In the dual-mode case of the present invention access to a satellite system shall be implemented as an access-handover procedure. This means that the mobile station simultaneously requests access and handover from a terrestrial network to a satellite system. Since the satellite system may have a different transmission protocol (frequency used, access methods, etc.) the mobile station, after it has been granted the channel it requested, has to be able to switch into another mode and release the terrestrial channel. Selection of the network is done with the PQ selection according to the transmission quality and service prices of the partaking operators. FIG. 1 shows an example of the access-handover procedure which can be performed both automatically and manually. Such an access-handover method is also used in the multimode case.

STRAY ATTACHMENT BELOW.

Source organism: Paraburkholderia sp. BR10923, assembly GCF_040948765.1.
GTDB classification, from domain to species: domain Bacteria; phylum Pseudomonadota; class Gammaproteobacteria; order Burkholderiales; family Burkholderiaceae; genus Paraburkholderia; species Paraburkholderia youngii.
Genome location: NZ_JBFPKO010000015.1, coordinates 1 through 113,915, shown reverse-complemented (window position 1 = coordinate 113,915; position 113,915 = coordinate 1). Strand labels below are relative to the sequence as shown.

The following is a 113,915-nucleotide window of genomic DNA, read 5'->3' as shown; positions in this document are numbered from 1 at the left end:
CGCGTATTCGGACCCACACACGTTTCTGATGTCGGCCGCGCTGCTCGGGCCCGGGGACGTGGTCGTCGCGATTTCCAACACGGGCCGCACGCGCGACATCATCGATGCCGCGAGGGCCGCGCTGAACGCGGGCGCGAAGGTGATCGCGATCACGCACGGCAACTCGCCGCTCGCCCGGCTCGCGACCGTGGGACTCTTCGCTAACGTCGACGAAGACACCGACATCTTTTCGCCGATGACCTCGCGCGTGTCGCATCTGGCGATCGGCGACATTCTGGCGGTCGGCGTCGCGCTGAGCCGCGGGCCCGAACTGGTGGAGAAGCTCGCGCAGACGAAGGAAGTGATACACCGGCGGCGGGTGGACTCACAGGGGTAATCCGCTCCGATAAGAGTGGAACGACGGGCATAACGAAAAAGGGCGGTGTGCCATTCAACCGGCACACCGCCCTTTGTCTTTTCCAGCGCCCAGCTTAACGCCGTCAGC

FIG. 1 illustrates the basic features of the PQ-selective handover between a terrestrial and satellite system, in which the dual-mode or multimode terminal decides which channel it should use. The terrestrial system in FIG. 1 is a GSM system. First, using messages 1 the terminal sends to both systems, the terrestrial and the satellite system, requests for a handover. Since there is a delay in the message switching in the satellite system, neither the terrestrial system nor the mobile terminal can wait for handover decisions of the satellite system. In the terrestrial system the handover message delay is a lot shorter than in the satellite system and, therefore, the terminal can first use a channel allocated from the terrestrial network until it gets an allocated channel from the satellite, too. In FIG. 1, MMT is the terminal, GSM/MSC is a mobile telephone exchange, BSS is a base station system, VLR is a visitor location register, and GSM/MSC is a gateway mobile services switching centre, and in addition to those, also satellite resources take part in the signalling. In the signalling, which first occurs in the terrestrial network, 2 is a message signifying a channel handover, 3 is a channel request, 4 allocates a handover number, 5 means the sending of a handover report (after which a channel request acknowledge is sent to the visitor location register VLR), 6 is a handover command, 7 represents access related to the handover, message 8 contains physical information and, finally, message 9 informs the visitor location register about the fact that the handover has been successfully completed and accepted. After a delay the terminal MMT receives a handover command 10 also from the satellite system, and message 11 indicates successful completion and acceptance of the handover. After that the terminal MMT performs comparison between the two channels it was given and after the comparison and decision the inferior of the connections is released. In this case, the GSM channel is released with message 12 containing information about the satellite channel. Message 13 to the gateway MSC indicates that the handover is completed and the satellite channel is in use. Message 14 contains information about the handover and message 15 indicates that the handover to the satellite is completed. For a moment two channels are allocated for the terminal, one from the terrestrial and one from the satellite system, but that is the price satellites must pay for the long distance. This means that if the terminal will not use the channel allocated from the satellite, the user shall not be charged for that time, even though the delay is less than one second. The handover problem in new integrated systems comprising satellite and terrestrial system can be solved by using this handover method. The handover between two terrestrial systems can also be performed in the same manner. The selection is based on the PQ selectivity. The same principle, PQ selection, can be applied to networks also in the case of access. One should bear in mind that FIG. 1 shows only the general principle and basic features of the access and handover methods based on the PQ selection. It is clear to a person skilled in the art that there are many alternative ways to implement an access and handover method according to this principle.